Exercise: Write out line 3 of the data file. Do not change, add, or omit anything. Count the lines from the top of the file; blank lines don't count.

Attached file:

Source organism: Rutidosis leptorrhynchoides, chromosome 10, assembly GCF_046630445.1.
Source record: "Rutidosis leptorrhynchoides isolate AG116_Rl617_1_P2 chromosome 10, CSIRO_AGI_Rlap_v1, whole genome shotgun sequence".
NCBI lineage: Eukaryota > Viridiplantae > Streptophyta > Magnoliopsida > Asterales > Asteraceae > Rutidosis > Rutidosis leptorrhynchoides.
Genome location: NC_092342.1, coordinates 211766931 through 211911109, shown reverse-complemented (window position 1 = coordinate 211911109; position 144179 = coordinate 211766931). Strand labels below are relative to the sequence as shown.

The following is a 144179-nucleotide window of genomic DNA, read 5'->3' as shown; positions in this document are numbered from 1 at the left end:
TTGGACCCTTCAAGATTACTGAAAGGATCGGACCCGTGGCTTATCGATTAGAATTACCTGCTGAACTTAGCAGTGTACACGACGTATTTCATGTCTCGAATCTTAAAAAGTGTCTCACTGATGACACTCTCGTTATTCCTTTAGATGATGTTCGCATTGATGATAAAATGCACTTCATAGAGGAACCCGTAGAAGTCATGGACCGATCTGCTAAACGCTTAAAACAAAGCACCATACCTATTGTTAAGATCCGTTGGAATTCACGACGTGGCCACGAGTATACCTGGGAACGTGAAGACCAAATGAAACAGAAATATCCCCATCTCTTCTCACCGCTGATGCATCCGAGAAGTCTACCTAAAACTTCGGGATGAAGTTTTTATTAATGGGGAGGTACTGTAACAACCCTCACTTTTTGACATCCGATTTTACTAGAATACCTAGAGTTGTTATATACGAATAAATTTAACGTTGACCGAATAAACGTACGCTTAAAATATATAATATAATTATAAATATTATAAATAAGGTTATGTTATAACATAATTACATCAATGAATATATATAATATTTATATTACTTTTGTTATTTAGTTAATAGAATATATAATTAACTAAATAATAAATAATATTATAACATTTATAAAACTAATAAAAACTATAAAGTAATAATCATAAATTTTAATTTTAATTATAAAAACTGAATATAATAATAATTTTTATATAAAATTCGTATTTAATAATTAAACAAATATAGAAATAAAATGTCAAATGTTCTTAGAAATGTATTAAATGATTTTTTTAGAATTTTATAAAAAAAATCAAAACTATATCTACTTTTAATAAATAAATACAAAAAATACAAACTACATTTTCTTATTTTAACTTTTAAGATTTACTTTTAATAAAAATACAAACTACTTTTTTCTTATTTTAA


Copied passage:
NCBI lineage: Eukaryota > Viridiplantae > Streptophyta > Magnoliopsida > Asterales > Asteraceae > Rutidosis > Rutidosis leptorrhynchoides.